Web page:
Superstorm Sandy revealed significant vulnerabilities in New York City’s buildings and infrastructure networks. The storm displaced entire communities, stalled business activity, and shut down transit systems and critical utility networks for days. In the hardest-hit neighborhoods, some residents lost both their homes and livelihoods to flooding, while others suffered through utility failures that left them without food, heat or transportation for weeks.
Key infrastructure networks including electricity, steam, natural gas, liquid fuel, and telecommunications services suffered enormous damage during the storm. Power customers experienced service disruptions due to transmission substation failures, damage to overhead lines, and flooded equipment. Sections of the city’s steam and natural gas distribution systems were inundated, causing damage to generating stations, mains and lines, resulting in the loss of service in multiple neighborhoods. Liquid fuel distribution networks were disrupted by broad supply chain failure. Telecommunications networks were impacted by both flooding and power outages, reducing the ability of individuals, businesses and communities to respond to the storm or coordinate recovery activities in its aftermath.
Businesses in the city’s affected areas experienced not only physical damage to their buildings, but lost significant inventory and business-critical equipment. Many also sustained longer-term business losses due to business closure or relocation, lost or cancelled orders, and the displacement of customers and employees also recovering from the storm. Following the storm, the majority of impacted businesses exhausted their resources by making only the most necessary repairs in order to quickly get back to business. Not having the means to invest in resiliency measures, they remain vulnerable to future storms and other extreme weather events.
The need to invest in resiliency measures is not limited to those businesses that sustained flooding or service interruption due to Superstorm Sandy. According to the December 2013 revised Federal Emergency Management Agency (FEMA) Preliminary Flood Insurance Rate Maps (FIRMs), the number of buildings located in the 100-year floodplain has nearly doubled compared to the maps in effect at the time Superstorm Sandy reached our shores, suggesting that approximately 68,000 buildings could be at risk for wave action or flooding during future storms. Continued sea level rise will further expand these vulnerable areas – future storm surges could result in damage equal to or greater than Superstorm Sandy.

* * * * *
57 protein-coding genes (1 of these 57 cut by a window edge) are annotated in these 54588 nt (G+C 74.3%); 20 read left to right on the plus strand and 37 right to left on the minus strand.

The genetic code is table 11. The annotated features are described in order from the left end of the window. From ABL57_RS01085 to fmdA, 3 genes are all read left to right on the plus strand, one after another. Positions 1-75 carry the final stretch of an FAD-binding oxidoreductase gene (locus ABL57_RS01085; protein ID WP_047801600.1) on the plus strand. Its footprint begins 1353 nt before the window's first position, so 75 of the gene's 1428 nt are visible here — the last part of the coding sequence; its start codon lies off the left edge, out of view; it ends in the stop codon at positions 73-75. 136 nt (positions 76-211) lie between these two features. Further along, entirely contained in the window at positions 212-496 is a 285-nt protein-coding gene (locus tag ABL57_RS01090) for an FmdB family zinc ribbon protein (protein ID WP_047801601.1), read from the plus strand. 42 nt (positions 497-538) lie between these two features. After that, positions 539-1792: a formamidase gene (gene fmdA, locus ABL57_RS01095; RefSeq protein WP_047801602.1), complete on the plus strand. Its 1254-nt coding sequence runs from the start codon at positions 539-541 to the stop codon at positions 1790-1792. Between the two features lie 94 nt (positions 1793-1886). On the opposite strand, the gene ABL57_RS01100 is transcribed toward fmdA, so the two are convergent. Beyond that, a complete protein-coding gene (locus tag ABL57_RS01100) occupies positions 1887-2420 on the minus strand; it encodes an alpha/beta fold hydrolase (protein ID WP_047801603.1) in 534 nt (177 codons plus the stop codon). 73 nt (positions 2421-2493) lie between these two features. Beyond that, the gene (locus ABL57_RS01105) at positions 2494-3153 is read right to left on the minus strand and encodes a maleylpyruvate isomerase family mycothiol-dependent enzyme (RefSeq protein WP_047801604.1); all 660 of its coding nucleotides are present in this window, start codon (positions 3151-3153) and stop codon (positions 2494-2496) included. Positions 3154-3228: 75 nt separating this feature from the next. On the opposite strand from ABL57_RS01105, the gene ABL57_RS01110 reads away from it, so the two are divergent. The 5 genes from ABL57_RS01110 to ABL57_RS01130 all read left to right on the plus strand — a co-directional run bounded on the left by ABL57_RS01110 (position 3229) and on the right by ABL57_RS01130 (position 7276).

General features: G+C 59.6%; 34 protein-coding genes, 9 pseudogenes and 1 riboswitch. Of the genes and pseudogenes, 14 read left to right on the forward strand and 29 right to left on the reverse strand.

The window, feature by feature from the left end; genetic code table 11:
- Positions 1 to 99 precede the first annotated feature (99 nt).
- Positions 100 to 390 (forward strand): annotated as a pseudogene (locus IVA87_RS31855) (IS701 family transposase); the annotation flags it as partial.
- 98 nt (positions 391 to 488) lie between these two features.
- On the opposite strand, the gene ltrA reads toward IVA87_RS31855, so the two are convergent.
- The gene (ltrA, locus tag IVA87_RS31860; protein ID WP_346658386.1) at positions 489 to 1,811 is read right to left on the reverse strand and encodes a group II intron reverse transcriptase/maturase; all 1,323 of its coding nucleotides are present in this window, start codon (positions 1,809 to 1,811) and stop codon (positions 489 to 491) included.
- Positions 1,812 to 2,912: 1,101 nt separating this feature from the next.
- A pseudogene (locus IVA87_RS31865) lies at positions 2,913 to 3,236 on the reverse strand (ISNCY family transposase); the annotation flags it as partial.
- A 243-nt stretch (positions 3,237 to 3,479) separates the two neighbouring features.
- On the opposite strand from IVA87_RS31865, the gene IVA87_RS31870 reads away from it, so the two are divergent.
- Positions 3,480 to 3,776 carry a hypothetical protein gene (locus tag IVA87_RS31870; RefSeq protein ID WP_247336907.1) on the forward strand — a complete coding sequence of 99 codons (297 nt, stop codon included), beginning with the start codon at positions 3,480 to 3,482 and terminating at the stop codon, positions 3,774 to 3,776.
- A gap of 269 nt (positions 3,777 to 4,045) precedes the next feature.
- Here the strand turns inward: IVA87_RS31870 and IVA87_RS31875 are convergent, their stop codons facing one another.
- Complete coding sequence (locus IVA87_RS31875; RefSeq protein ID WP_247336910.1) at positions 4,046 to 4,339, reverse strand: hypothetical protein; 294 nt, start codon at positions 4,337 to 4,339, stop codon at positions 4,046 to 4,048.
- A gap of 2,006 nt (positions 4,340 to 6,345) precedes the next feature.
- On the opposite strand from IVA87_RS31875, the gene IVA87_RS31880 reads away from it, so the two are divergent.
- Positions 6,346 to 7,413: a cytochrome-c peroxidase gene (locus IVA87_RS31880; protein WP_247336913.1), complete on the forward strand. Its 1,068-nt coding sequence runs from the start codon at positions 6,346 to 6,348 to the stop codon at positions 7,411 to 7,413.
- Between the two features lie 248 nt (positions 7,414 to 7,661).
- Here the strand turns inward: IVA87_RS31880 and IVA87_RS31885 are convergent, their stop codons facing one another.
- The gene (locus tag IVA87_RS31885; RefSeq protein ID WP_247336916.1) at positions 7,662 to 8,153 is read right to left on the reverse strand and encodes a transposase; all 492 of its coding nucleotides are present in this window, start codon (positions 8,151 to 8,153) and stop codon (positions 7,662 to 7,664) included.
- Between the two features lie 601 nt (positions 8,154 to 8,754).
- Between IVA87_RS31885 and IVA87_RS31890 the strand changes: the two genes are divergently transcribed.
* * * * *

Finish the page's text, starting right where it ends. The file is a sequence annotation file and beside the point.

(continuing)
As a direct result of Superstorm Sandy, businesses located in this revised 100-year floodplain – regardless of whether or not they experienced damage or service outages – are evaluating whether to expand or even continue operations in these vulnerable areas. There is therefore a significant risk that the impacts of Sandy will continue to be felt in the 100-year floodplain and across the city as companies consider taking valuable employment out of vulnerable areas.
New York City is addressing these vulnerabilities by funding a variety of strategies to enhance the city’s resiliency, supporting not only traditional measures but also solutions that are new, innovative and cost-effective. RISE : NYC aims to support the implementation of cutting-edge solutions that will enable buildings and infrastructure networks to better resist, adapt to or bounce back from future storms.
Hurricane Sandy Impact on New York City
businesses in areas inundated by Sandy’s floodwaters
New Yorkers experienced loss of power
fuel terminals in the New York Metropolitan Area shut down for 3 days
buildings with impacted telecomm systems